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Mini Cooper S convertible
The Mini's boxy, bulldog style and sporty performance make it one of the most fun-to-drive cars ever sold. And the convertible version just makes it more so, albeit at a $4,500 premium over an equivalent hardtop. However, that top is power operated and has a sunroof that partially opens. Premium and subcompact may seem contradictory terms, but not here. Not only do you get Mini's trademark style, which has been subtly freshened this year, but parent company BMW has made nearly all the advanced electronic systems offered in its own cars standard or available in Minis. Rain-sensor wipers, park distance control, a trip computer, a DVD-based navigation system, Sirius satellite radio, and a Harman Kardon DSP stereo can all be had. Other options include iPod compatibility, which unfortunately rules out a CD changer, and a 1/8-inch auxiliary jack, which lets you hook any MP3 player to the stereo system.
The main attraction of the Mini is its performance and handling, and the supercharged and intercooled S models get more power in this model year, to 168 horsepower, as well as revised gear ratios for quicker acceleration. At a base price of $24,900, plus a $550 destination charge and $1,950 worth of options for a total of $27,400, our Mini Cooper S convertible was far from the priciest Mini that could be specified--but hardly inexpensive. However, other small hatchbacks don't begin to compare to a Mini, nor do other small convertibles.
Convert and go
The Mini's interior pays homage to its ancestor in style, with more room than expected and a huge speedometer mounted in the center of the dash. The center mount looks good, but it's out of the driver's line of sight. Mini makes up for this with a small digital speedometer at the bottom of the steering column-mounted tach, directly in front of the driver. The seats are a cut above what's expected, even at the Mini convertible's premium price point, and although access to the rear seat is a little tricky, there is enough room for two medium-size adults to be comfortable.
Toggle switches at the bottom of the center stack have a retro, technical rack-mount look, although the plastic switches and loops in the face plate don't have a very solid feel. A cup holder hangs off the center stack, completely ruining the style of the dashboard. The optional Cockpit Chrono Pack, which we didn't have in our test car, places smaller tach and speedometer gauges on the steering column and exchanges the standard speedometer for a chronometer-style multifunction gauge. If the navigation system is specified, an LCD screen replaces the standard speedometer.
The convertible top on the Mini Cooper features a sunroof mode, where just the front portion rolls back.
The convertible top takes the starring role here, going far beyond expectations. It is completely power operated, with no manual latching necessary, and has a two-stage operation. The front portion may be rolled back to form a sunroof at speeds less than 75mph. The top can be lowered remotely by use of the key fob or raised by inserting the key in the driver-side door and holding it. The convertible's trunk lid is hinged at the bottom, as on the original Mini, and can hold up to 175 pounds for a tailgate party. The rear seats fold down 50/50, allowing the Mini to work as a small hauler. The top does have some adverse effect on rear visibility, but that can be overcome through judicious use of the mirrors.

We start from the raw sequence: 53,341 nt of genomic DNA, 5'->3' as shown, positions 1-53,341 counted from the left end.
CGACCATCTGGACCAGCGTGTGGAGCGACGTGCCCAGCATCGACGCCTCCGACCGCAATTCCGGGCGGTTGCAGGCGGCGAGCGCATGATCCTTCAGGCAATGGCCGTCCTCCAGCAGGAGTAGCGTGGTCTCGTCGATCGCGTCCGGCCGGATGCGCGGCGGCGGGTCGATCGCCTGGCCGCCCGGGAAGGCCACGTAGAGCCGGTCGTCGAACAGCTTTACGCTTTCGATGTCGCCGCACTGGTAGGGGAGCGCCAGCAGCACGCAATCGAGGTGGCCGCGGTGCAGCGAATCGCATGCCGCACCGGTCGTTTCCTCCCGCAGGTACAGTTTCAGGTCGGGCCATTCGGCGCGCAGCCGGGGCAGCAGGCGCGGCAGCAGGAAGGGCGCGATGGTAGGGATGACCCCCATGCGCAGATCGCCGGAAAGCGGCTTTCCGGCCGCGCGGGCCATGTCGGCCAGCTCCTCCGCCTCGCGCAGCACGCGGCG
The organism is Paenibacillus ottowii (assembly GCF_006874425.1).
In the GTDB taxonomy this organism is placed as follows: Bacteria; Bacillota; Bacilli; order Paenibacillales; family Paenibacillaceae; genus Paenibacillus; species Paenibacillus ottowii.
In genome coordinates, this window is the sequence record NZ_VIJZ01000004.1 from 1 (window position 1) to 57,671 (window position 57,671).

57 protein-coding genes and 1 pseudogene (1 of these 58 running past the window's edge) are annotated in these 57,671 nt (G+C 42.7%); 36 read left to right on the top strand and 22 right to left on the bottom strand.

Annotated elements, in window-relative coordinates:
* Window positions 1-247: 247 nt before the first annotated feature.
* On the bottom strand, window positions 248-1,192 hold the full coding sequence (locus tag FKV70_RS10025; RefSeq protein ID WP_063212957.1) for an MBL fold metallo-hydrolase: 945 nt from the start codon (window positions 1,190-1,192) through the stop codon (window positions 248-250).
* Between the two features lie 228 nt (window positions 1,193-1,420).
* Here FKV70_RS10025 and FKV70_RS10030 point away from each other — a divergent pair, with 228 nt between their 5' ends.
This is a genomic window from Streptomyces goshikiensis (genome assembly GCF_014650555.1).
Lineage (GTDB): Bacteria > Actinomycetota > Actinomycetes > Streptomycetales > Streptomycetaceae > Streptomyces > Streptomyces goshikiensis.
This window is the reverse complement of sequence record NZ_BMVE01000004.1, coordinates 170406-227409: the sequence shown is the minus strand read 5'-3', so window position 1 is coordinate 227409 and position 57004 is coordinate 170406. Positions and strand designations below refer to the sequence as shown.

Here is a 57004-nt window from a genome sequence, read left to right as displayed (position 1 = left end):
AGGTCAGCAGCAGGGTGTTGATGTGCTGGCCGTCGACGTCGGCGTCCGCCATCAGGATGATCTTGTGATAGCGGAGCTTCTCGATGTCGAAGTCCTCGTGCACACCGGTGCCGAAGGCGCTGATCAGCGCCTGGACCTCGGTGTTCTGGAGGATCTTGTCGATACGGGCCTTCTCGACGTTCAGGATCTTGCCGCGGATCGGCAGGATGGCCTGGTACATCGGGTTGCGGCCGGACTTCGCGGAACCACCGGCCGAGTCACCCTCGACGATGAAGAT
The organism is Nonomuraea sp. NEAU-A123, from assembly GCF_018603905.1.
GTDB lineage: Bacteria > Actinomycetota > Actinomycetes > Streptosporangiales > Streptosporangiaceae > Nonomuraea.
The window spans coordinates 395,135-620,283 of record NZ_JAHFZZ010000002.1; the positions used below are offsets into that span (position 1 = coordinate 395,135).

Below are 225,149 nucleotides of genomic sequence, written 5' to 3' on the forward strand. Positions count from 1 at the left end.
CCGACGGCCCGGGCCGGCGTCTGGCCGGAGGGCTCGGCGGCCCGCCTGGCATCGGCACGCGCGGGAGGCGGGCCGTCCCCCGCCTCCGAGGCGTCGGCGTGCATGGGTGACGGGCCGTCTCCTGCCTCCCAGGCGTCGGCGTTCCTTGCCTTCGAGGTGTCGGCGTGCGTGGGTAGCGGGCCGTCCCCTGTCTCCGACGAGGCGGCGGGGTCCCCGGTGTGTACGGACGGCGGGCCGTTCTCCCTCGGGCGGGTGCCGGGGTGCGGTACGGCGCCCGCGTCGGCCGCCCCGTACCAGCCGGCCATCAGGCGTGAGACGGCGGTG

The slot in the Cooper S's hood does more than look sporty. It feeds fresh air into the 1,600cc twin-cam, 16-valve, supercharged engine's intercooler. That power plant produces 168 horsepower at 6,000rpm, with 162 pound-feet of torque at 4,000rpm. Gear ratios in the six-speed box have been changed from the previous model year to improve acceleration, and the car lives up to its flying-shoebox heritage with performance that drivers of the original could only dream about.
The center stack includes techno-looking but cheap-feeling toggle switches, as well as an ugly, optional cup holder.
The engine is a little weak at the bottom, but power builds quickly, with plenty available at the top. Precise linkage makes for quick shifting, and the car's short wheelbase, wide track, and relatively huge tires make for a kartlike driving experience. The S has the sport suspension as standard equipment; it's firm, but not overly so. The suspension, the quick steering, and the low-profile tires ensure good turn-in and precise handling, and all that rubber grips the road tenaciously. Torque steer is minimal, and fuel economy is solid, especially considering its 25mpg city and 32mpg highway EPA rating.
Mini calls its safety system FIRST, which stands for Fully Integrated Road Safety Technology. Its rigid unibody structure includes reinforced floor and side panels and high-strength door beams. The windshield frame is also reinforced and works with the plastic-covered aluminum rollover hoops behind the rear seats to protect occupants in the event of a rollover. Both front and front-seat side air bags are standard.
Brakes are discs all around, with standard antilock, electronic brake-force distribution, and all-season traction control. Cornering brake control improves stability in cornering, while the dynamic stability control system is available as an option. Run-flat tires are standard on the Mini Cooper S convertible and can last for 90 miles at up to 50mph with no air pressure. A tire-pressure monitoring system alerts the driver to any pressure loss. Rear park distance control alerts the driver to unseen objects when backing.